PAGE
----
No one did anything fun over break, lies about it upon return

I have a riddle for you.

“You say me at the Deece. In the bathroom. In class. To a professor. To your roommate. To everyone you vaguely-actually-don’t-really-know that you see.

As soon as you say me, you regret it. You’ve said me almost 100 times over the past week. When teachers say, ‘There is no such thing as a dumb question,’ they were forgetting about me.

Preceding asking me you run through all worst case scenarios in your head. ‘Do they even know my name still? Will they recognize me? Are we going to hug? Wave? Shake hands? No, absolutely not, go for the hug.’

I leave you scrambling for words. In a state of panic. With a blank mind. The only response you have ever heard from asking me is, ‘Good.’ All you can think of when I am in your midst is, ‘This is so awkward.’

What am I?”

Have you figured it out? Did you cringe your way through this riddle knowing you would have to read the four abominable words written on a page?

Of course you have. So here is an unnecessary reminder of how these interactions go down. Every. Single. Time.

“Hey Jamie, didn’t see you there!” (When of course you had, you pretended you didn’t see them so when they did the work and caught your eye and you could act fake surprised.)

“Oh hi Alex, how was your break?”


How was your break? That’s right: the detestable, cruel and revolting torture of this question.

Why is this even asked? Are you somehow expecting that the next time you ask someone this, instead of saying “good” they might go off onto some beautiful, captivating and enlightening answer of, “It was fine?” I mean, what a game changer!

Furthermore, do you actually care what the person has to say? Of course not. The whole point of this question is to start up some form of conversation. The problem is, this question starts no conversation. However, maybe there is some satisfaction out of hearing the word “good.” At least you now know that your friend had an equally average five weeks that you did.

And it makes sense why “how was your break” seems like your only good option. Your repertoire of conversation starters looks something like this:

How was your break?

What classes are you taking this semester?

Are you from Tennessee? Because you’re the only ten I see.

(Well, maybe not that last one.)

The point is, our conversation-starting skills have declined in recent years. I mean, think back to how easy it was in 2003! All you had to do was ask, “Do you want to be my friend” and BOOM instant friendship for life.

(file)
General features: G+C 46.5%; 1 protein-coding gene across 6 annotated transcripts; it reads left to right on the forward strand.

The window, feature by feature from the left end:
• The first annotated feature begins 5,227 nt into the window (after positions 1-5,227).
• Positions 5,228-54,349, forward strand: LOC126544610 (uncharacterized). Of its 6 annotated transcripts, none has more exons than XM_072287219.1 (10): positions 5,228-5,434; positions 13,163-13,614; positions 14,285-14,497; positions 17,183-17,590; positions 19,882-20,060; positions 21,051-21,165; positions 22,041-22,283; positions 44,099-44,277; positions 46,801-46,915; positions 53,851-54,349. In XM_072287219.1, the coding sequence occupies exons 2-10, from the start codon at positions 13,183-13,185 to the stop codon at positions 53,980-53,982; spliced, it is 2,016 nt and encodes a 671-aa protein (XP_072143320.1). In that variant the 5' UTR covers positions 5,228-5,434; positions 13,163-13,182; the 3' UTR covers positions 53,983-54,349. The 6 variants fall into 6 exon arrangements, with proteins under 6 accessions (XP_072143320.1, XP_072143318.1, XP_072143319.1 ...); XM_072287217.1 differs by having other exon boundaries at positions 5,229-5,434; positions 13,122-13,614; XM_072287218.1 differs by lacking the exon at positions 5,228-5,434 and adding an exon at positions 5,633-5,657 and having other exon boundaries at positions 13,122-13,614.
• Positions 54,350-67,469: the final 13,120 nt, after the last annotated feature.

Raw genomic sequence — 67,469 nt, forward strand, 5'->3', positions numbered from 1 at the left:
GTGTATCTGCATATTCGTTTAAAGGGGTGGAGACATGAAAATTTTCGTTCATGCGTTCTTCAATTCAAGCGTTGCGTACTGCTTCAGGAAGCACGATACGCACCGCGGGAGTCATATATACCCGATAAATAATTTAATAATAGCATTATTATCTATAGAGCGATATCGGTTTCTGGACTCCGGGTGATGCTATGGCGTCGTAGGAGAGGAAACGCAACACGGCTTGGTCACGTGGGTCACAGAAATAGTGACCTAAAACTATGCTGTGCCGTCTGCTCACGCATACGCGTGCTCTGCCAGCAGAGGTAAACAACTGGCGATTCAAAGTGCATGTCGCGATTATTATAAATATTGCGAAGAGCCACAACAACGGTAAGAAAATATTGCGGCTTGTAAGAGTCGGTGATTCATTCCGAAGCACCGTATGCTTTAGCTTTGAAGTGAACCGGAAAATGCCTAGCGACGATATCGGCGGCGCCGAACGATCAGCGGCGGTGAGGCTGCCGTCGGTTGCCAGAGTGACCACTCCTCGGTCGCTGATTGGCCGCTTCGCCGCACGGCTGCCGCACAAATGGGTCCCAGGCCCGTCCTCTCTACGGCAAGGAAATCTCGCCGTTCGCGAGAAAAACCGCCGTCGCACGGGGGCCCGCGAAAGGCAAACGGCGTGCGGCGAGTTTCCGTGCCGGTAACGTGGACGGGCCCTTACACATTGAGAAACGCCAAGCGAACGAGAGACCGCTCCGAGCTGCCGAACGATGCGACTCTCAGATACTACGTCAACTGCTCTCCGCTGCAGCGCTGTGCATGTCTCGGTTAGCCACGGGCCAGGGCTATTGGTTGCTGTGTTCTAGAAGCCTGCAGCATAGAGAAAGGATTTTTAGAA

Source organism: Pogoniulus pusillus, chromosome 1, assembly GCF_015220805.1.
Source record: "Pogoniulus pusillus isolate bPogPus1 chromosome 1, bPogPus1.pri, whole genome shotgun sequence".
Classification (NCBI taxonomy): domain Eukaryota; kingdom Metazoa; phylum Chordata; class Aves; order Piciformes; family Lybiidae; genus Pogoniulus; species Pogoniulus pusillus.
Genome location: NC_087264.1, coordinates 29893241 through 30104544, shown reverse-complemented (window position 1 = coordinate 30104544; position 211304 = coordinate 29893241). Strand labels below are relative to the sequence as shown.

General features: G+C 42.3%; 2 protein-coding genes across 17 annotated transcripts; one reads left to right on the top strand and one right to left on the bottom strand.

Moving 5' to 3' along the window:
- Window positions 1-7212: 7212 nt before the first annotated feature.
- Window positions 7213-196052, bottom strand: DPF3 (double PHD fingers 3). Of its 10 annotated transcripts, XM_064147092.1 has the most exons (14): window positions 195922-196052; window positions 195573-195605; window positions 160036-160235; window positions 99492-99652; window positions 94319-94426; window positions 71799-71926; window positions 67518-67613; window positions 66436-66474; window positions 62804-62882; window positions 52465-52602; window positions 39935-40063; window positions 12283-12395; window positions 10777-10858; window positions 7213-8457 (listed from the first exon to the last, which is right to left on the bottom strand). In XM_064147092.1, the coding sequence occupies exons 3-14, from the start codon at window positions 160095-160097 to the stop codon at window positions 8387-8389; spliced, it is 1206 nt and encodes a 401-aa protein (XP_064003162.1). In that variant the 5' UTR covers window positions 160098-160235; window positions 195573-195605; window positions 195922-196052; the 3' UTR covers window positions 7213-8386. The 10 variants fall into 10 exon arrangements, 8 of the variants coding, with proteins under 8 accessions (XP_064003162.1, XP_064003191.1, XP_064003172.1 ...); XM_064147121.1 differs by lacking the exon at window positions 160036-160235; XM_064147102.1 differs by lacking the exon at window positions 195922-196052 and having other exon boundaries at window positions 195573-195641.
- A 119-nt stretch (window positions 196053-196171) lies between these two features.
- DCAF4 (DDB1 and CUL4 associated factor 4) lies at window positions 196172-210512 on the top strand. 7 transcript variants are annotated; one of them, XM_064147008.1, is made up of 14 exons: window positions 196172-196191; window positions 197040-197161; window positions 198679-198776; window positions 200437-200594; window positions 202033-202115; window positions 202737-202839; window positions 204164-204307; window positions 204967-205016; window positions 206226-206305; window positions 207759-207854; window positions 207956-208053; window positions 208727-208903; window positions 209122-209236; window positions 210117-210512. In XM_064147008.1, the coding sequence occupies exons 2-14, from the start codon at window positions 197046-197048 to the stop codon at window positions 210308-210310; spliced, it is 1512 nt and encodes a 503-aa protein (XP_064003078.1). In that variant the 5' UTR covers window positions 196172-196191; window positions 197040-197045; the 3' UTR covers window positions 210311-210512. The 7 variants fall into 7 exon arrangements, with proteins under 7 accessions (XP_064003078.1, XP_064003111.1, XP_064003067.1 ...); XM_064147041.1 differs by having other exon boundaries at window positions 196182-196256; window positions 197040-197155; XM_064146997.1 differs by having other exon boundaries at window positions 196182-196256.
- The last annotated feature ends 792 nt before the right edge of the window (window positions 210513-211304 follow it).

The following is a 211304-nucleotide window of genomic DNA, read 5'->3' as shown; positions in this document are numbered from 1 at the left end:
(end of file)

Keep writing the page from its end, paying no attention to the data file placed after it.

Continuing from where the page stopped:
In this tumultuous time of strained face-to-face interactions I have come to a conclusion. This question is not just a silly question or a dumb question or even a are-you-sure-you-graduated-kindergarten question, but a plague on our society! “How was your break” is the new “like” and “literally.” People will spend their days counting on their fingers how many times they hear their friends say it. Somehow we have been infected with a lie that we need to fake politeness when we haven’t seen someone for an extended period of time.

In response to the overwhelming outcry for change I have heard far and wide across our Vassar lands, I propose a question-asking revolution! 90 percent of the trove of good questions lie with the top one percent of our population!

Think about how many more interesting conversations you could have if you started off by asking, “Hey Jordan, when’s the last time you pooped? Give me hug!”

“Oh my gosh, Ray, did you also cry for 17 hours straight last week? Wow, I missed you so much!”

“What’s up Sky!? Did you find that rat I put in the third floor bathroom? It’s been so long!”

I know these may seem a bit much. But I’ve been conducting some real research here and I’m confident these are sure to get some kind of conversation started, even if it’s not the one you initially intended.

And even if this drastic revolution is not possible, we can at least take small steps. Emails will no longer read, “How was your break,” but instead, “Hope you had a great break!” See, that is true progress.


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